What's up guys! Long time no talk. We have some big things on the horizon so keep an eye on Cauliflower Ear Family!
We all want to to get better. If you have no interest in getting better then I guess Jiu Jitsu isn't really your thing but if you're on our site I'm going to make a bold assumption and say you probably want to get better.
The question is, how do we get better? Do you need to train with World Champions? Do you need to buy weekly private lessons? Do you need to train 14-21 times a week? No!
Don't get me wrong the more you train, the quality of training, and the quality of your training partners very well could improve your skill level in a shorter amount of time. Not all of us have the opportunities to train 3 times a day though. Not all of us can afford $50-$100 extra a week to get private lessons and not all of us live in an area that has an Atos amount of World Champions to push us.
As you all know I have 7 kids, I work full time in my 9-5 job, I have a wife that if I want a healthy marriage I need to spend time with (obviously that's what I want), and we're building multiple businesses at once. I can't pack up and move to Southern California to train with all the savages down there. I don't have the time to train 2-3 times a day, and I sure don't have the extra income to get all the private lesson I want. If you have seen how much our son eats then you would understand. I may just have to ask for a raise to afford these kids.
That Sounds Like A Lot Of Excuses
Yes it does! My point of bringing all that up isn't for a pity party. My point is if I can improve my skill level then you sure can too. It will be a lot slower than if you were able to do all those things but you will progress! How fast is based solely on you.
Improve No Matter What The Skill Level Of Your Training Partners Is
Something I've realized since starting our own school is you will have a lot of beginners come through your doors in the beginning. This is the best time to try out new things. You're not going to get better trying to Worm Guard against black belts. They will shut that sh** down solely because you have no idea what you're doing yet when you're trying new things and they have a good understanding on how to shut everything you're doing down. I guess you could try it on them but don't get discouraged if it doesn't work for awhile.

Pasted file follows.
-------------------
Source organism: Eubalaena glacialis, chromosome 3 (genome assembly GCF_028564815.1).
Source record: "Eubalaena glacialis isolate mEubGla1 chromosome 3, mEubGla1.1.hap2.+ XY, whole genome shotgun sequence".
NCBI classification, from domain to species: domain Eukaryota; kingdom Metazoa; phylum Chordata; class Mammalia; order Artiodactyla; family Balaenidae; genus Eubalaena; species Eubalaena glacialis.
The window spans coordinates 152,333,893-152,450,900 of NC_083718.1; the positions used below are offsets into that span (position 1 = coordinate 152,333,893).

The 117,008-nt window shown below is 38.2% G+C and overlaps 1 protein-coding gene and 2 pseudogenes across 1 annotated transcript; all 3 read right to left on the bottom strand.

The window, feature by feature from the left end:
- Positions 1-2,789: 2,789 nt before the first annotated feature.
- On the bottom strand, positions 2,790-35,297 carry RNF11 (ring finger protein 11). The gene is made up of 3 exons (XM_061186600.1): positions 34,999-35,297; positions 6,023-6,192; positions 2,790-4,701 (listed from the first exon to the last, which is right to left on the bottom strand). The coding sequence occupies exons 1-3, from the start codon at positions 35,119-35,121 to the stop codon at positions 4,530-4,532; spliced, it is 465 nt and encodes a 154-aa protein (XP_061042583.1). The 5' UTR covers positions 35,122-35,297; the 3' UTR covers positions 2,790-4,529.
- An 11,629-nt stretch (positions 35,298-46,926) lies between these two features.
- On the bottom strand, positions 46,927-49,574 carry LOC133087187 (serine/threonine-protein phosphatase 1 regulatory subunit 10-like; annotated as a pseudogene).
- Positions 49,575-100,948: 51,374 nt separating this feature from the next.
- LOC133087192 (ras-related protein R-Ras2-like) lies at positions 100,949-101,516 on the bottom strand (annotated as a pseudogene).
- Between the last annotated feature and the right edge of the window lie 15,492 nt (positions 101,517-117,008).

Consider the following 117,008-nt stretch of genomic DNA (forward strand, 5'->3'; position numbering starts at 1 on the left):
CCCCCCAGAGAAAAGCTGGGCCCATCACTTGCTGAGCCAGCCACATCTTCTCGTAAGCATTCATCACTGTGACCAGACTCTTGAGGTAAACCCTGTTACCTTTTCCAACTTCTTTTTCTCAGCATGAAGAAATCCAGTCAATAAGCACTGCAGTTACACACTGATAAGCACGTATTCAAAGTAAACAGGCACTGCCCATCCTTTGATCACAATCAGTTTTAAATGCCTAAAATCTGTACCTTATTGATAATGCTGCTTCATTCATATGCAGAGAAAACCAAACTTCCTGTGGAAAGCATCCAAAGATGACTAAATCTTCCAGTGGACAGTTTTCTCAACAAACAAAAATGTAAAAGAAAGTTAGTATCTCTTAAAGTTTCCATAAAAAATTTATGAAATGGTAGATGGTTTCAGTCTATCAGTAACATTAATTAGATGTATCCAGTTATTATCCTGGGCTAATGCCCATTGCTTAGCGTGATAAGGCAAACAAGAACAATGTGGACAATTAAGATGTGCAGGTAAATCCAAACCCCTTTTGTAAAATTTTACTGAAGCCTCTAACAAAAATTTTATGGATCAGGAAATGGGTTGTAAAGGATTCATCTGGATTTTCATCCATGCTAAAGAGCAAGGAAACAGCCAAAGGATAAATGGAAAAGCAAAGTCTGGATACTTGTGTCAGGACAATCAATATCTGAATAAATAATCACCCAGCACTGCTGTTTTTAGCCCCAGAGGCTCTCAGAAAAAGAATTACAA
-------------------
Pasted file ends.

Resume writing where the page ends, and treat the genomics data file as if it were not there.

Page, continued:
Whenever I'm trying something new I target the white belts. Not because they aren't people yet (calm down..I'm only joking) but they don't quite have the timing or knowledge to completely shut you down. You won't have a 100% success rate just because they're lower ranked but you will be able to work out the kinks.
For example say you're working Omoplatas. You target the lower ranked students and they roll out. Gather that information and next time they try to escape by rolling out, figure out a good grip to stop it. If that grip fails, find a different one. Now you've shut down that escape but they do something different. Now you figure out a way to shut down that escape. Whenever you're trying something new, you are gathering information. You are split testing submissions and positions. Once you have that information now you can move to higher ranks. The higher ranks will probably have a bunch of different information for you to gather but since you started with the lower ranks, now you can see what the common reactions are going to be. Before you know it you've have progressed.